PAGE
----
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St. Louis Cardinals
The Redbirds have a home run king but still lack that elusive trump Card: an ace
By Michael Farber
Seventy home runs can put a man on the covers of magazines and under the covers with Helen Hunt's character on Mad About You, but that doesn't get you to first base with the women of Jonathan T's hair salon in Palm Beach Gardens, Fla. -- at least not at 1:50 p.m. on Wednesdays. Earlier this month Mark McGwire stopped by for a trim only to be politely turned away because the shop was closing in 10 minutes. Maybe this wasn't the unkindest noncut of all but merely a sign that normalcy might be returning to McGwire's life.
McGwire reduced an entire sport to four or five nightly plate appearances of home run derby, obscuring nearly everything else in baseball, including the Cardinals. "Our record?" says pitcher Matt Morris. "To be honest, I don't think I know what our record was last year." Like anyone else, the Cardinals can tell you 70-66 (McGwire over Sammy Sosa), but they fumble for 83-79, a mark that left third-place St. Louis 19 games behind the National League Central-champion Astros.
McGwire said he'd like to hit at least 50 home runs in 1999, which would make him the first player to reach that mark in four consecutive seasons. During the winter La Russa, who has never been the clown prince of baseball, told Cardinals boosters in semi-jest that McGwire could hit 75, basing the number on the hope that McGwire gets a lot more than 500 at bats. (In 1998 he had 509, plus a National League-record 162 walks.)
St. Louis has to find a way to parlay McGwire's home runs into more offense. The Cards were sixth in runs despite leading the league with 223 homers, but then they didn't have young outfielder J.D. Drew in the lineup every day. Drew was up for a cup of coffee in September (he batted .500 with runners in scoring position), but he could end up owning Starbucks before long. Drew will play mostly leftfield, although he should see some time in center, his natural position, early in the season when the Cardinals proceed cautiously with Ray Lankford, who had off-season arthroscopic surgery on his left knee. Between Drew and free-agent pickup Eric Davis in right, St. Louis should easily compensate for the free-agent defection of Brian Jordan (.316 with 25 homers and 91 RBIs) to Atlanta.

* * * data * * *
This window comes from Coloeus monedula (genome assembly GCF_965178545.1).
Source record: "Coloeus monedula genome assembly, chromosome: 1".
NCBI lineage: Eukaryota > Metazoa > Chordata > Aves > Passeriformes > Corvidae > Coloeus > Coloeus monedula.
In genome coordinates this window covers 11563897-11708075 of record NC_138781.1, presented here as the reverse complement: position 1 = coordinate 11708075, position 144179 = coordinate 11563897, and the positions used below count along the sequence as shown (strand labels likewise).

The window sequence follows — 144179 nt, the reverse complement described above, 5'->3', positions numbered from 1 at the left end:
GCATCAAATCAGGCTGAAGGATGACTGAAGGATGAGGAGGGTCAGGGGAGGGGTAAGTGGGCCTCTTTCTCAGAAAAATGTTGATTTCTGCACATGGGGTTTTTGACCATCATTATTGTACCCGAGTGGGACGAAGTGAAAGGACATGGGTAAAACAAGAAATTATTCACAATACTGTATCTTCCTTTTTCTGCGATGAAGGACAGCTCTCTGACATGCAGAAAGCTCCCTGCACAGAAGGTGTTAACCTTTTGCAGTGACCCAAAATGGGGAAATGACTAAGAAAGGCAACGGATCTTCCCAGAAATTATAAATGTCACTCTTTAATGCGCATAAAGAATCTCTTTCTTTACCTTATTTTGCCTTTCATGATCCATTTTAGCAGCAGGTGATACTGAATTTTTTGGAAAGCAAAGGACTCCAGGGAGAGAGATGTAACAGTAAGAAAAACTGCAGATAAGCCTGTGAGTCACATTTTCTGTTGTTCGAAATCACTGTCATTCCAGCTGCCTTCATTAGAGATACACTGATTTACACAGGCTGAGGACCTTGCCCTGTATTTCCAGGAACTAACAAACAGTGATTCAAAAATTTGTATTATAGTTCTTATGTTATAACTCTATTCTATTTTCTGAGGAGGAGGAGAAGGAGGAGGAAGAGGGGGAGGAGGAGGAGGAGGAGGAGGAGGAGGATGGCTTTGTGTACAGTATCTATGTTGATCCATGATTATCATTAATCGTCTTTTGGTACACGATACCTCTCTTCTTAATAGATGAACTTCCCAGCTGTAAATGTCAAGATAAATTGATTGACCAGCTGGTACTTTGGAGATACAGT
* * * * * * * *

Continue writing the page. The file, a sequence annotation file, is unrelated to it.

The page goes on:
St. Louis could be better up the middle as well. Though they lost second baseman Delino DeShields to free agency, the Cardinals significantly upgraded themselves at shortstop by trading for All-Star Edgar Renteria (.288 lifetime average). For now, light-hitting veterans David Howard and Pat Kelly will platoon at second and possibly bat ninth, behind the pitcher. (Last year the Cardinals were 46-36 with the funky batting order devised to get McGwire, who batted third, to the plate in the first inning while giving him the feel of being a cleanup hitter the rest of the game.) The bullpen, which blew 31 saves last season, has been reinforced by the acquisitions of former Dodgers' lefty Scott Radinsky and ex-Phillies' righty Ricky Bottalico (34 saves in both 1996 and '97). Juan Acevedo (13 saves in the second half) will be in the closing mix too, though he could join Manny Aybar and Kent Bottenfield as swingmen, thereby giving La Russa some flexibility as he attempts to patch the holes in a middling rotation that has been decimated by injuries for a second straight year.
Issue date: March 29, 1999
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